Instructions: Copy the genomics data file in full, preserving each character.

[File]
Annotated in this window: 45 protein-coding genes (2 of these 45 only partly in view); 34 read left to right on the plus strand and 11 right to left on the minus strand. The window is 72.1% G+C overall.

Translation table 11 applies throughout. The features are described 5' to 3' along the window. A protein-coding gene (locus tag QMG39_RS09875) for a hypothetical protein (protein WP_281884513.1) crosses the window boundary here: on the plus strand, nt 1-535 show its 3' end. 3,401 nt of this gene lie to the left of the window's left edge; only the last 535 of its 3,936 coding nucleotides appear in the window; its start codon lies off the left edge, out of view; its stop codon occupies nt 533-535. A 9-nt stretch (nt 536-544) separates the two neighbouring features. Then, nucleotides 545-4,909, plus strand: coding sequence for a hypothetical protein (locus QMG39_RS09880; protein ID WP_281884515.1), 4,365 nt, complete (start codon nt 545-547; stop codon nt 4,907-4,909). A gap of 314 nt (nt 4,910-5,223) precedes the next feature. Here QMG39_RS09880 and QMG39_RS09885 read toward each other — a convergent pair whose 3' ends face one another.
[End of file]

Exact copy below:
Annotated in this window: 45 protein-coding genes (2 of these 45 only partly in view); 34 read left to right on the plus strand and 11 right to left on the minus strand. The window is 72.1% G+C overall.

Translation table 11 applies throughout. The features are described 5' to 3' along the window. A protein-coding gene (locus tag QMG39_RS09875) for a hypothetical protein (protein WP_281884513.1) crosses the window boundary here: on the plus strand, nt 1-535 show its 3' end. 3,401 nt of this gene lie to the left of the window's left edge; only the last 535 of its 3,936 coding nucleotides appear in the window; its start codon lies off the left edge, out of view; its stop codon occupies nt 533-535. A 9-nt stretch (nt 536-544) separates the two neighbouring features. Then, nucleotides 545-4,909, plus strand: coding sequence for a hypothetical protein (locus QMG39_RS09880; protein ID WP_281884515.1), 4,365 nt, complete (start codon nt 545-547; stop codon nt 4,907-4,909). A gap of 314 nt (nt 4,910-5,223) precedes the next feature. Here QMG39_RS09880 and QMG39_RS09885 read toward each other — a convergent pair whose 3' ends face one another.